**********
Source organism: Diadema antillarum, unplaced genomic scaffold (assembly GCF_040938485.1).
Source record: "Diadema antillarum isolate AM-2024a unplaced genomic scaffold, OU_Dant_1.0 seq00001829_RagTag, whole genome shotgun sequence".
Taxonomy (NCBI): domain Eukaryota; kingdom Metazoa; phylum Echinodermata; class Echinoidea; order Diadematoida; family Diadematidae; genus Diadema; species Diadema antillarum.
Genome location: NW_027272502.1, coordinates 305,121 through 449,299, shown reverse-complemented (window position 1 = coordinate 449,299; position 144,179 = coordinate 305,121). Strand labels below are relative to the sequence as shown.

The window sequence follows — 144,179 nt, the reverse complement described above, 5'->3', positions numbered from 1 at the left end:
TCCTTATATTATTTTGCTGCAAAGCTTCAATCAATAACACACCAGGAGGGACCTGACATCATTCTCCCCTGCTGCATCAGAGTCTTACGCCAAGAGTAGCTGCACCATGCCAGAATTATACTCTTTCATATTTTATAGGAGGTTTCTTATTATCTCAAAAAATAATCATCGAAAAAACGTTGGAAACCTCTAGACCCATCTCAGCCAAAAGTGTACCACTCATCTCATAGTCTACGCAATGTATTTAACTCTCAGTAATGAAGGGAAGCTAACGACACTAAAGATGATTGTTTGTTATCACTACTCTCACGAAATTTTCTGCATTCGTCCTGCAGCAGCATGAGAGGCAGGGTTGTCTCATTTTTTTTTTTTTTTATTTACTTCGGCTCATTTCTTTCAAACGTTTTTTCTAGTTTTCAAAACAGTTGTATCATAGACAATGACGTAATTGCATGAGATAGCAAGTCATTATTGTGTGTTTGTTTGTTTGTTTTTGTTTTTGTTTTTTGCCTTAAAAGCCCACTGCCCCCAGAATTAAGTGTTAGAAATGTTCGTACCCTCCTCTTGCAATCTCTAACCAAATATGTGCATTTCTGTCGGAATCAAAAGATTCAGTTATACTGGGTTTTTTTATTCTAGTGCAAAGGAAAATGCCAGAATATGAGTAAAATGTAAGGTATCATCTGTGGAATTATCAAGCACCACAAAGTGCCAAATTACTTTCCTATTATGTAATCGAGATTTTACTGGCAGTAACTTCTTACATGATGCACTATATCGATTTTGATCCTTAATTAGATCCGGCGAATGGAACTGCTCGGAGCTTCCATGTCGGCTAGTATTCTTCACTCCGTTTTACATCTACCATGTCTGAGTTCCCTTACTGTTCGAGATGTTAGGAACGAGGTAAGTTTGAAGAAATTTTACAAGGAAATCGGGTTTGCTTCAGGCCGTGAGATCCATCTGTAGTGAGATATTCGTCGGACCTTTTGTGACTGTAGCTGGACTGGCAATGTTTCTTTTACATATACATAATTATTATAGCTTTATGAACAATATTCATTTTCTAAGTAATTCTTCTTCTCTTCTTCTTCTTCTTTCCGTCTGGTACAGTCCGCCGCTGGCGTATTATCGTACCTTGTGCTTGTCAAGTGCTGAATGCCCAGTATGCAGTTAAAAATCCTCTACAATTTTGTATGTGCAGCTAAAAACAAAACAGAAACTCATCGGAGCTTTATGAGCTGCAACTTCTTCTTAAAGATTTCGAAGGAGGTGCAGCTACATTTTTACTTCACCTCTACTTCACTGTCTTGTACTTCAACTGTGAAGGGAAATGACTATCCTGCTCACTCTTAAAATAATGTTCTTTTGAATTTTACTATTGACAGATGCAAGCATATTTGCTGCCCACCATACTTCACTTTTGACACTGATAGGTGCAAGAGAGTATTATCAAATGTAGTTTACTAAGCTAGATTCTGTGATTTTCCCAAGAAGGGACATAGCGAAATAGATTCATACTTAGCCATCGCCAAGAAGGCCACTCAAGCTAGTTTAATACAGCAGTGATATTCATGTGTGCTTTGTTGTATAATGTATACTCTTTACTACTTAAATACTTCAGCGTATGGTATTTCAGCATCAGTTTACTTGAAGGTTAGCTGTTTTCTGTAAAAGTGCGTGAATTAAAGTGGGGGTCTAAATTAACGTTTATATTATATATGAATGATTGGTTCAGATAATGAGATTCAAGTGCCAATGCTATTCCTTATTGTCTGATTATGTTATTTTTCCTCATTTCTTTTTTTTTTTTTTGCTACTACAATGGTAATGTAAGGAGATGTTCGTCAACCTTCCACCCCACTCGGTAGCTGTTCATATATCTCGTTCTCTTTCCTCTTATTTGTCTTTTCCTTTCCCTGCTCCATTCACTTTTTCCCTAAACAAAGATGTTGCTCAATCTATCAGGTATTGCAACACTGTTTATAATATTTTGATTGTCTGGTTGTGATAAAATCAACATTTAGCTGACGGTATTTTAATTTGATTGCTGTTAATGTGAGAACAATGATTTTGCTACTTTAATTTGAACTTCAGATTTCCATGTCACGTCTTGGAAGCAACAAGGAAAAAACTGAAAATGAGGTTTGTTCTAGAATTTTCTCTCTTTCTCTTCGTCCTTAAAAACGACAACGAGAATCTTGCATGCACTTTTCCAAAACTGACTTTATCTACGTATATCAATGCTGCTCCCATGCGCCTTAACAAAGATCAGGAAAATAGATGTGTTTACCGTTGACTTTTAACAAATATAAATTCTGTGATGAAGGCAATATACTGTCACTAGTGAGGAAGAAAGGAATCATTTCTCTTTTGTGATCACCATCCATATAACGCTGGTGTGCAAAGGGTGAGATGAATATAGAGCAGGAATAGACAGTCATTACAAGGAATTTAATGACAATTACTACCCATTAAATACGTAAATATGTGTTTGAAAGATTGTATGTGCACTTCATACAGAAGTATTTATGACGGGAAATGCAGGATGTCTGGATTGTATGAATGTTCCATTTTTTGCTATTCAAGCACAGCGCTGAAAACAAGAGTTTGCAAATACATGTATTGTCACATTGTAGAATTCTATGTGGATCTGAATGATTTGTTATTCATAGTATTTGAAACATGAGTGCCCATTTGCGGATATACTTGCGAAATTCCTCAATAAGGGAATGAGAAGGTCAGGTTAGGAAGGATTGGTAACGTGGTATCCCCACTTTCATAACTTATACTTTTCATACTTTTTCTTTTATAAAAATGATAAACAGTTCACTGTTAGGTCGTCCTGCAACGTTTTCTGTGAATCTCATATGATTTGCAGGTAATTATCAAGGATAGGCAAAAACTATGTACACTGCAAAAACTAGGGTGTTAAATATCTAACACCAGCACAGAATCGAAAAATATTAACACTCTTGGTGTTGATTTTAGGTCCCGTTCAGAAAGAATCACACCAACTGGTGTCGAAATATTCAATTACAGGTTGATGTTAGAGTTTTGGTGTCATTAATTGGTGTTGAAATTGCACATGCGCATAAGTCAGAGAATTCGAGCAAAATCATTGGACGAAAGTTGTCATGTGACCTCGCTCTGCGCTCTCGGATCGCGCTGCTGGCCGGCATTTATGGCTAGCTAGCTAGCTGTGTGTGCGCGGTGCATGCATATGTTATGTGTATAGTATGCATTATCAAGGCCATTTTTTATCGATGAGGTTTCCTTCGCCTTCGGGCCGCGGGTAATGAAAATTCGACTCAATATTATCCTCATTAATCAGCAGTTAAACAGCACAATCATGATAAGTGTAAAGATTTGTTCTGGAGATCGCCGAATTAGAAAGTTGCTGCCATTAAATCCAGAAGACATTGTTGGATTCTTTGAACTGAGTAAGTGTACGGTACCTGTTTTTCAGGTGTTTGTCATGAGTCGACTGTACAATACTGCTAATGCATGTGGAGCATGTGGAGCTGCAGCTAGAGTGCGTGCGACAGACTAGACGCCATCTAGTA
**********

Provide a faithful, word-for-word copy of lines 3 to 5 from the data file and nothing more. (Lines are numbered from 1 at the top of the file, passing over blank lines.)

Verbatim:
Taxonomy (NCBI): domain Eukaryota; kingdom Metazoa; phylum Echinodermata; class Echinoidea; order Diadematoida; family Diadematidae; genus Diadema; species Diadema antillarum.
Genome location: NW_027272502.1, coordinates 305,121 through 449,299, shown reverse-complemented (window position 1 = coordinate 449,299; position 144,179 = coordinate 305,121). Strand labels below are relative to the sequence as shown.

The window sequence follows — 144,179 nt, the reverse complement described above, 5'->3', positions numbered from 1 at the left end: